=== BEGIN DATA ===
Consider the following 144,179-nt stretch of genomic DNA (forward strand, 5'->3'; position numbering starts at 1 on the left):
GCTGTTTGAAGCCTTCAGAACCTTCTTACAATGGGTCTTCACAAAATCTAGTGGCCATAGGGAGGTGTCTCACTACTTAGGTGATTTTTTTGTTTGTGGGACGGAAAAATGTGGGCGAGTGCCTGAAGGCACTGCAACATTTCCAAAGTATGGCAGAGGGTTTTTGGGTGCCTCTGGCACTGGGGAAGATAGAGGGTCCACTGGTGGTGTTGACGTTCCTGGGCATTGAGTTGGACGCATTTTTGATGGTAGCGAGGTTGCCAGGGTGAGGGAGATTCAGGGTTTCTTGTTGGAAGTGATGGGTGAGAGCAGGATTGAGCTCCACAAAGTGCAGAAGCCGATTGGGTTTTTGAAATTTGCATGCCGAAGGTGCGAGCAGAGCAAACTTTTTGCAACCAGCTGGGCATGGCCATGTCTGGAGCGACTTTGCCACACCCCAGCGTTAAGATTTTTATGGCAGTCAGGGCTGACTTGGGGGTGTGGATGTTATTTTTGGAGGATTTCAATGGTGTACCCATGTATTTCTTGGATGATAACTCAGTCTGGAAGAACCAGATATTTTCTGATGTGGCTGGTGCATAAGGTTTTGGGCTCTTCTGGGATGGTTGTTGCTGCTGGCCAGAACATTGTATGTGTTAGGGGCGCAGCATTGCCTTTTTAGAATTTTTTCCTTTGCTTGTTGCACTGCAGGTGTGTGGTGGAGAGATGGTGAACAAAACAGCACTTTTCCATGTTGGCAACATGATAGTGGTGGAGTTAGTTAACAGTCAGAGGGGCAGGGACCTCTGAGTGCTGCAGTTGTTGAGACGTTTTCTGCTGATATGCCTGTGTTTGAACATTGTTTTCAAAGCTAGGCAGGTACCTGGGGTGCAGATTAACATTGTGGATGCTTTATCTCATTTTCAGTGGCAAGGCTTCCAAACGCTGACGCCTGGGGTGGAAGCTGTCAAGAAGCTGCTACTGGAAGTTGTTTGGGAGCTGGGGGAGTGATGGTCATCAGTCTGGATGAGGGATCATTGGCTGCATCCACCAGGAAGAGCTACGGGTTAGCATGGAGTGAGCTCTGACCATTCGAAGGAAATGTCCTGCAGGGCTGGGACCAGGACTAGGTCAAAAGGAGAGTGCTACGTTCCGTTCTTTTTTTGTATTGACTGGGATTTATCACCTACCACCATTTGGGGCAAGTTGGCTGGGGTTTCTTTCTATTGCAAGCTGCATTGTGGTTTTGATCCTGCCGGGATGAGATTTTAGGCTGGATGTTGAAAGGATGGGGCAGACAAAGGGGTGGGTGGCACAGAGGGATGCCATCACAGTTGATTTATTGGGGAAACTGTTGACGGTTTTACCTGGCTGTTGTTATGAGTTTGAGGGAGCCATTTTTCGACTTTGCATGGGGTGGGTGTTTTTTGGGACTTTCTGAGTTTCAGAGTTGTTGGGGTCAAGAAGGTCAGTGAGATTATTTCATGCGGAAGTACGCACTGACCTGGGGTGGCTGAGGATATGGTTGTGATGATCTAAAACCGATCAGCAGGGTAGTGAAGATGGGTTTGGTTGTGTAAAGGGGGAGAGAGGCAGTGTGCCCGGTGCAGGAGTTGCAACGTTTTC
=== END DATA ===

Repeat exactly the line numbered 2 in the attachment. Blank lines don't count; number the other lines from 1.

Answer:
GCTGTTTGAAGCCTTCAGAACCTTCTTACAATGGGTCTTCACAAAATCTAGTGGCCATAGGGAGGTGTCTCACTACTTAGGTGATTTTTTTGTTTGTGGGACGGAAAAATGTGGGCGAGTGCCTGAAGGCACTGCAACATTTCCAAAGTATGGCAGAGGGTTTTTGGGTGCCTCTGGCACTGGGGAAGATAGAGGGTCCACTGGTGGTGTTGACGTTCCTGGGCATTGAGTTGGACGCATTTTTGATGGTAGCGAGGTTGCCAGGGTGAGGGAGATTCAGGGTTTCTTGTTGGAAGTGATGGGTGAGAGCAGGATTGAGCTCCACAAAGTGCAGAAGCCGATTGGGTTTTTGAAATTTGCATGCCGAAGGTGCGAGCAGAGCAAACTTTTTGCAACCAGCTGGGCATGGCCATGTCTGGAGCGACTTTGCCACACCCCAGCGTTAAGATTTTTATGGCAGTCAGGGCTGACTTGGGGGTGTGGATGTTATTTTTGGAGGATTTCAATGGTGTACCCATGTATTTCTTGGATGATAACTCAGTCTGGAAGAACCAGATATTTTCTGATGTGGCTGGTGCATAAGGTTTTGGGCTCTTCTGGGATGGTTGTTGCTGCTGGCCAGAACATTGTATGTGTTAGGGGCGCAGCATTGCCTTTTTAGAATTTTTTCCTTTGCTTGTTGCACTGCAGGTGTGTGGTGGAGAGATGGTGAACAAAACAGCACTTTTCCATGTTGGCAACATGATAGTGGTGGAGTTAGTTAACAGTCAGAGGGGCAGGGACCTCTGAGTGCTGCAGTTGTTGAGACGTTTTCTGCTGATATGCCTGTGTTTGAACATTGTTTTCAAAGCTAGGCAGGTACCTGGGGTGCAGATTAACATTGTGGATGCTTTATCTCATTTTCAGTGGCAAGGCTTCCAAACGCTGACGCCTGGGGTGGAAGCTGTCAAGAAGCTGCTACTGGAAGTTGTTTGGGAGCTGGGGGAGTGATGGTCATCAGTCTGGATGAGGGATCATTGGCTGCATCCACCAGGAAGAGCTACGGGTTAGCATGGAGTGAGCTCTGACCATTCGAAGGAAATGTCCTGCAGGGCTGGGACCAGGACTAGGTCAAAAGGAGAGTGCTACGTTCCGTTCTTTTTTTGTATTGACTGGGATTTATCACCTACCACCATTTGGGGCAAGTTGGCTGGGGTTTCTTTCTATTGCAAGCTGCATTGTGGTTTTGATCCTGCCGGGATGAGATTTTAGGCTGGATGTTGAAAGGATGGGGCAGACAAAGGGGTGGGTGGCACAGAGGGATGCCATCACAGTTGATTTATTGGGGAAACTGTTGACGGTTTTACCTGGCTGTTGTTATGAGTTTGAGGGAGCCATTTTTCGACTTTGCATGGGGTGGGTGTTTTTTGGGACTTTCTGAGTTTCAGAGTTGTTGGGGTCAAGAAGGTCAGTGAGATTATTTCATGCGGAAGTACGCACTGACCTGGGGTGGCTGAGGATATGGTTGTGATGATCTAAAACCGATCAGCAGGGTAGTGAAGATGGGTTTGGTTGTGTAAAGGGGGAGAGAGGCAGTGTGCCCGGTGCAGGAGTTGCAACGTTTTC